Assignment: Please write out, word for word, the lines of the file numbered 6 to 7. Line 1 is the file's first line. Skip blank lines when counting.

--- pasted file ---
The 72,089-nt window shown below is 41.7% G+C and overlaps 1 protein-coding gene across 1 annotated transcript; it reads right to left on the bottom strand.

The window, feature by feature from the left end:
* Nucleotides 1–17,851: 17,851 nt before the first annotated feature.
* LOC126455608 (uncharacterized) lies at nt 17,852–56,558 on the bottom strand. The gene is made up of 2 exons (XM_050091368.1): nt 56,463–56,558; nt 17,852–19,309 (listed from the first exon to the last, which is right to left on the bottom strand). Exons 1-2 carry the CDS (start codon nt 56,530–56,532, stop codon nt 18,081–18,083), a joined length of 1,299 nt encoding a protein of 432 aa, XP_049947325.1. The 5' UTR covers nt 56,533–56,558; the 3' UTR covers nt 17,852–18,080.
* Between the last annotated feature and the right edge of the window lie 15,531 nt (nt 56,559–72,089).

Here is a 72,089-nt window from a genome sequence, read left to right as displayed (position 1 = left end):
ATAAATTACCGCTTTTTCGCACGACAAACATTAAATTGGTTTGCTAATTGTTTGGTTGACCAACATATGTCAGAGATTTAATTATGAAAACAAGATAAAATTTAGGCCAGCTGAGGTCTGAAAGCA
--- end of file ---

Here is a 72,089-nt window from a genome sequence, read left to right as displayed (position 1 = left end):
ATAAATTACCGCTTTTTCGCACGACAAACATTAAATTGGTTTGCTAATTGTTTGGTTGACCAACATATGTCAGAGATTTAATTATGAAAACAAGATAAAATTTAGGCCAGCTGAGGTCTGAAAGCA